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Oxidative Measurement of Perfluoroalkyl Acid Precursors: Implications for Urban Runoff Management and Remediation of AFFF-Contaminated Groundwater and Soil


Perfluoroalkyl acids (PFAAs) are used to impart oil- and water-repellant and surfactant properties to numerous products, and they are among the most persistent chemicals to ever enter commerce. PFAAs are detected in the blood of humans all over the world. The two 8-carbon PFAAs, perfluorooctanoate (PFOA) and perfluorooctane sulfonate (PFOS), have been associated with a number of adverse health outcomes. Compounds capable of transforming to PFAAs, known as PFAA precursors, are a potentially important but poorly-understood source of indirect PFAA exposure. Unlike the PFAAs, there are many types of PFAA precursors, some of which are not publically known, and analytical standards for their measurement are often unavailable. Thus, a central challenge to characterizing PFAA precursor occurrence is a lack of available analytical tools to measure them. In this research, a new oxidation-based technique of PFAA precursor measurement was developed for aqueous and solid samples. Along with other analytical tools, this precursor assay was used to gain insight into the occurrence and fate of PFAA precursors in two sources: urban runoff and soil and groundwater impacted by firefighting materials known as aqueous film forming foams (AFFF).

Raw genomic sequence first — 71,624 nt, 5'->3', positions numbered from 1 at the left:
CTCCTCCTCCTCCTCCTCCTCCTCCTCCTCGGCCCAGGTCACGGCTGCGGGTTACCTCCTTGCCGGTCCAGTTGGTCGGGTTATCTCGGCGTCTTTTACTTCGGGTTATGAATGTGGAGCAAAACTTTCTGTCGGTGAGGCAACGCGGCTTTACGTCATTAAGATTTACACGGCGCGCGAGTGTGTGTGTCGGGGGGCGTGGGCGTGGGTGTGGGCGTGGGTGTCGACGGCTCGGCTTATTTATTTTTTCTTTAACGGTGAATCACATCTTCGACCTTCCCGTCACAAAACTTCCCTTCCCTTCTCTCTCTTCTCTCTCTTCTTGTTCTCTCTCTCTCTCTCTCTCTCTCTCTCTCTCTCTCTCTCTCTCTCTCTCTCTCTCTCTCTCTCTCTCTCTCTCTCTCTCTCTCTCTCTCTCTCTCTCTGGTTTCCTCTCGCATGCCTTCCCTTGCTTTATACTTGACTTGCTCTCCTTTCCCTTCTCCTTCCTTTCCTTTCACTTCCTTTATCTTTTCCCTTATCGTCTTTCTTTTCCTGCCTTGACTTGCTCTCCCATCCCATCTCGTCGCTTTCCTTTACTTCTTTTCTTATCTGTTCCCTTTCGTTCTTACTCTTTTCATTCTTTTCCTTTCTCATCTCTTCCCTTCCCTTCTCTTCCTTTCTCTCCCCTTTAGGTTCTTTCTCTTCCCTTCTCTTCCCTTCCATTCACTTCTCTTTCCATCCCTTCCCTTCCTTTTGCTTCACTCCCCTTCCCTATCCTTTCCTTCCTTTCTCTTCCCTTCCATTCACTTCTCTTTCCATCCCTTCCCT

The occurrence of PFAA precursors in urban runoff was investigated to determine the extent to which runoff could serve as a source of PFAAs to drinking water supplies during storage in aquifers or reservoirs. An indirect technique of measuring PFAA precursors was developed for urban runoff samples by exposing samples to a high concentration of hydroxyl radicals and converting precursors to measureable perfluorinated carboxylate products (Chapter 2). By comparing perfluorinated carboxylate concentrations before and after oxidation, the total concentration of PFAA precursors was inferred. Analysis of thirty-three urban runoff samples collected from locations around the San Francisco Bay, CA indicated that C8 forms of PFAAs and C6 forms of PFAA precursors were predominant in runoff. The assay demonstrated that commonly measured PFAA precursors represented only a small fraction (<25%) of the total concentration of precursors present in runoff, confirming the utility of the precursor assay.